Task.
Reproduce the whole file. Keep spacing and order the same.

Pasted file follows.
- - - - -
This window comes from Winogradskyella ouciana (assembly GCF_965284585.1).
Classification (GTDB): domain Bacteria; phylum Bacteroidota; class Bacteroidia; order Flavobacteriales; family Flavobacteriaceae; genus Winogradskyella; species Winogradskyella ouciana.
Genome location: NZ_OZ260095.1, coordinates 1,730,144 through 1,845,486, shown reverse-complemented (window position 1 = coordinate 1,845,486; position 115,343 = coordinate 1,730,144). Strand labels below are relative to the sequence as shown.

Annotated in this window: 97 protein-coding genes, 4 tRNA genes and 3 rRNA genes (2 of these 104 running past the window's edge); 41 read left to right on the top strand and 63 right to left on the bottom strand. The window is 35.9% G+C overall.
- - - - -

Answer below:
This window comes from Winogradskyella ouciana (assembly GCF_965284585.1).
Classification (GTDB): domain Bacteria; phylum Bacteroidota; class Bacteroidia; order Flavobacteriales; family Flavobacteriaceae; genus Winogradskyella; species Winogradskyella ouciana.
Genome location: NZ_OZ260095.1, coordinates 1,730,144 through 1,845,486, shown reverse-complemented (window position 1 = coordinate 1,845,486; position 115,343 = coordinate 1,730,144). Strand labels below are relative to the sequence as shown.

Annotated in this window: 97 protein-coding genes, 4 tRNA genes and 3 rRNA genes (2 of these 104 running past the window's edge); 41 read left to right on the top strand and 63 right to left on the bottom strand. The window is 35.9% G+C overall.